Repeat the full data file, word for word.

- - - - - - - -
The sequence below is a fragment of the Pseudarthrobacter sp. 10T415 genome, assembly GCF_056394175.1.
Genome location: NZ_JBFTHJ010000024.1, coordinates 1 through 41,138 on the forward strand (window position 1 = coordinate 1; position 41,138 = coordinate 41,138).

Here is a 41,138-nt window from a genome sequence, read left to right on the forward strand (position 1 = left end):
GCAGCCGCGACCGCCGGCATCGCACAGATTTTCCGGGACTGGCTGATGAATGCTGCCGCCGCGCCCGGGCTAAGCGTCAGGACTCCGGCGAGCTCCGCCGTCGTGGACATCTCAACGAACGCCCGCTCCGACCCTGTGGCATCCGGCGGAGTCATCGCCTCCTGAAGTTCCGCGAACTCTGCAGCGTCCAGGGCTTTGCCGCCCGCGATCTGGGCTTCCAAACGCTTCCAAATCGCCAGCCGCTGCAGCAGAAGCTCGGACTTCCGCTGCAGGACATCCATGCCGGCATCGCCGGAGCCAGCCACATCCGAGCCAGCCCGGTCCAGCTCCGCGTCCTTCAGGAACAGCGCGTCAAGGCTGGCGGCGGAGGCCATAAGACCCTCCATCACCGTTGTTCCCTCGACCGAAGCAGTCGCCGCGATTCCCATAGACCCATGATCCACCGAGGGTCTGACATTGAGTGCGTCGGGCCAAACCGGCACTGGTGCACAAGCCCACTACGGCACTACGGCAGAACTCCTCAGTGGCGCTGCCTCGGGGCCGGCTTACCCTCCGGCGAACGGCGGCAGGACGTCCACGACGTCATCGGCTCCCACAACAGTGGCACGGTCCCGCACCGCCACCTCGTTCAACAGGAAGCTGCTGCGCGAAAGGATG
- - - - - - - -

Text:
The sequence below is a fragment of the Pseudarthrobacter sp. 10T415 genome, assembly GCF_056394175.1.
Genome location: NZ_JBFTHJ010000024.1, coordinates 1 through 41,138 on the forward strand (window position 1 = coordinate 1; position 41,138 = coordinate 41,138).

Here is a 41,138-nt window from a genome sequence, read left to right on the forward strand (position 1 = left end):
GCAGCCGCGACCGCCGGCATCGCACAGATTTTCCGGGACTGGCTGATGAATGCTGCCGCCGCGCCCGGGCTAAGCGTCAGGACTCCGGCGAGCTCCGCCGTCGTGGACATCTCAACGAACGCCCGCTCCGACCCTGTGGCATCCGGCGGAGTCATCGCCTCCTGAAGTTCCGCGAACTCTGCAGCGTCCAGGGCTTTGCCGCCCGCGATCTGGGCTTCCAAACGCTTCCAAATCGCCAGCCGCTGCAGCAGAAGCTCGGACTTCCGCTGCAGGACATCCATGCCGGCATCGCCGGAGCCAGCCACATCCGAGCCAGCCCGGTCCAGCTCCGCGTCCTTCAGGAACAGCGCGTCAAGGCTGGCGGCGGAGGCCATAAGACCCTCCATCACCGTTGTTCCCTCGACCGAAGCAGTCGCCGCGATTCCCATAGACCCATGATCCACCGAGGGTCTGACATTGAGTGCGTCGGGCCAAACCGGCACTGGTGCACAAGCCCACTACGGCACTACGGCAGAACTCCTCAGTGGCGCTGCCTCGGGGCCGGCTTACCCTCCGGCGAACGGCGGCAGGACGTCCACGACGTCATCGGCTCCCACAACAGTGGCACGGTCCCGCACCGCCACCTCGTTCAACAGGAAGCTGCTGCGCGAAAGGATG